Vayyar 4D Imaging Radar

Vayyar 4D Imaging Radar

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Recently, we have showed how radar technologies are useful for the automotive industry, when we dove into the Antenna-On-Package mmWave Sensor from Texas Instruments. As a refresher, more precise radars can be put into great use in the vehicles. Further enhanced seatbelt reminders, enhanced children detectors, better airbag deployment and intruder alert are some of the key advantages. Today, we will take a similar route (pun not intended), by overviewing Vayyar’s 4D imaging radar, which has the premise to cut down costs and complexity, while not compromising on safety.

Your first question might be what is perceived of a 4D imaging radar. Let us start with that. Us, humans, can only see three dimensions. Electronics do not have such limitation. Usually, radars, use a moving antenna to examine the environment and extract 3 dimensions from it: azimuth, elevation angle and speed of objects. By adding the Doppler effect to the mix, you can detect if an object is moving towards or away from you, creating this fourth dimension, time. What this means? Better mapping of the environment.

Now that we have that out of the way, we will see how Vayyar takes things to a whole new level. Common radar solutions utilize a small number of antennas for sending (2-3) and receiving (3-4) the signals. They have increased the number to a staggering MIMO array of 48 antennas, which in practice yields a high-resolution mapping of the radar’s surroundings. But it does not end there: they paired it with an ultra-wide azimuth-elevation field of view, making an incredibly accurate 4D point cloud that can differentiate children, adults and objects in car seats, automate emergency braking, assist with parking and even tracking your breathing, and since it does not use cameras, your privacy is not a concern. Overall, it has the ability to replace around 26 sensors in a car, in such a small form factor.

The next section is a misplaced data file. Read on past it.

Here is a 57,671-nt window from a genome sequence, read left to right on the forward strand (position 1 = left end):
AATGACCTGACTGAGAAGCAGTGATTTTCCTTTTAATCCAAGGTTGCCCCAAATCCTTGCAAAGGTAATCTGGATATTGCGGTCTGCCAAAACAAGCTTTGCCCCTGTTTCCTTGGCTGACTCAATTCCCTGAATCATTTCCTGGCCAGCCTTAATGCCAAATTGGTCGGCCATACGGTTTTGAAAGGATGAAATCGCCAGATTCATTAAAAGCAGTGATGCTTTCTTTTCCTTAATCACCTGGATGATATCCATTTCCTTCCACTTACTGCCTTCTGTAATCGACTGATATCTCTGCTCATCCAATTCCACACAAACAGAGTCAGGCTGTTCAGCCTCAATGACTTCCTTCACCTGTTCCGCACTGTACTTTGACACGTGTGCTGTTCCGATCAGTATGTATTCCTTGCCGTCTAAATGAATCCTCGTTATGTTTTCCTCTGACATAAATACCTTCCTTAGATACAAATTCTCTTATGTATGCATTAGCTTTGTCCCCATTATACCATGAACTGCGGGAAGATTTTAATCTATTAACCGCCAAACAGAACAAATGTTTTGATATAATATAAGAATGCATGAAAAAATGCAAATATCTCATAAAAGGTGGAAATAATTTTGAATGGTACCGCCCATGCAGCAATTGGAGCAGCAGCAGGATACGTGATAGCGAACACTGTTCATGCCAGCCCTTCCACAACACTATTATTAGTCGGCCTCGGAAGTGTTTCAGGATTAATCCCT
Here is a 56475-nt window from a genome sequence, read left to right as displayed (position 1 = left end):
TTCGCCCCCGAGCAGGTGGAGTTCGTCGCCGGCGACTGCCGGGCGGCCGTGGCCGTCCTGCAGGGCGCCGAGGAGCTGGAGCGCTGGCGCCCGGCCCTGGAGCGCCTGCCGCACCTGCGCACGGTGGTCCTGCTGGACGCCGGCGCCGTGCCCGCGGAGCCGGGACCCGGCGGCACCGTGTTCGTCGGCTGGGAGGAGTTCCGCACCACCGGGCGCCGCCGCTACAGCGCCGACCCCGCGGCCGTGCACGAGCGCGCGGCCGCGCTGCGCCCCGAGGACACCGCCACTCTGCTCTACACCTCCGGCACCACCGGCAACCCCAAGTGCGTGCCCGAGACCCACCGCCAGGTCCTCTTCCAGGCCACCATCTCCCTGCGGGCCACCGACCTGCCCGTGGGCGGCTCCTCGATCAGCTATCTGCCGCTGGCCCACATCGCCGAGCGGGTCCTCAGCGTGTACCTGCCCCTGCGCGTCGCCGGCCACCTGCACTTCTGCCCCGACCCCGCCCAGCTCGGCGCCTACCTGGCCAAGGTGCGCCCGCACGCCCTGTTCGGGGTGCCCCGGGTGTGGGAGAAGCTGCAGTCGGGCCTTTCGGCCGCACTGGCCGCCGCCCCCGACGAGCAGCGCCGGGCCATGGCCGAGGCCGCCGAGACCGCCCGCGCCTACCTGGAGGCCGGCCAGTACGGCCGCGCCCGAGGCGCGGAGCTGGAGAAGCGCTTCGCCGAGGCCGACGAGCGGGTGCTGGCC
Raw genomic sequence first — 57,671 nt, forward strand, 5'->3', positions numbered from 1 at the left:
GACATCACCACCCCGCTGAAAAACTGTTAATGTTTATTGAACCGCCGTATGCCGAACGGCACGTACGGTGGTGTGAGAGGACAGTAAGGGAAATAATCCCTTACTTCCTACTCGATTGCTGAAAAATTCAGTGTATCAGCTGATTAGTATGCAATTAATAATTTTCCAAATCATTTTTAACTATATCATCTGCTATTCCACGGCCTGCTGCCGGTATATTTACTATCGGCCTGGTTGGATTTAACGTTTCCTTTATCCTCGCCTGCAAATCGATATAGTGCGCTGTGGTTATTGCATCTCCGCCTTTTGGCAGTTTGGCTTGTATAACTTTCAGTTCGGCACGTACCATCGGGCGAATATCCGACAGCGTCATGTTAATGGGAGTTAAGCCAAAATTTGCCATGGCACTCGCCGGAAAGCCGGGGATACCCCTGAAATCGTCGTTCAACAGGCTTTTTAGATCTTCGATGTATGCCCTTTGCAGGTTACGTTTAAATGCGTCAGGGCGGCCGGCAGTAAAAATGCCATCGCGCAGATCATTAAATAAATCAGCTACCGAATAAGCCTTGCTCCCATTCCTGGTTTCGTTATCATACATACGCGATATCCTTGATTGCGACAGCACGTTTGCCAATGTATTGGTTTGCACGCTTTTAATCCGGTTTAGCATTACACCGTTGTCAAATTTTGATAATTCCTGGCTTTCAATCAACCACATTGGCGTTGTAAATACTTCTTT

This is what the sensor sees in a car seat
This is what the sensor sees in a car seat

So far, we only discussed its capabilities in our regular automobiles. What about other transportation methods, can they use it? The answer is yes! Real-time passenger counting, occupancy distribution and fall detection are some of its key features for public transportation, such as planes, trains and buses. Overall, it is a very solid package for its size. But what about the pricing, is it competitive? There is not much information on pricing, and it is easily justifiable by its market: this is more for car manufacturers, tier 1 manufacturers and OEM’s. It’s not something you would pick up on a Tuesday for your personal projects. But they promise to cut down costs, and considering what this sensor incorporates, we will take their word for it. As some final thoughts, this is a very interesting product and it would be no surprise if I found it being used in my next car. 

Its use is not limited to personal vehicles
Its use is not limited to personal vehicles

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[…] of the object within its range, thus detection is difficult for invisible and hidden objects. Radar could be an ideal choice for overcoming these drawbacks but it struggles with distant objects as it […]

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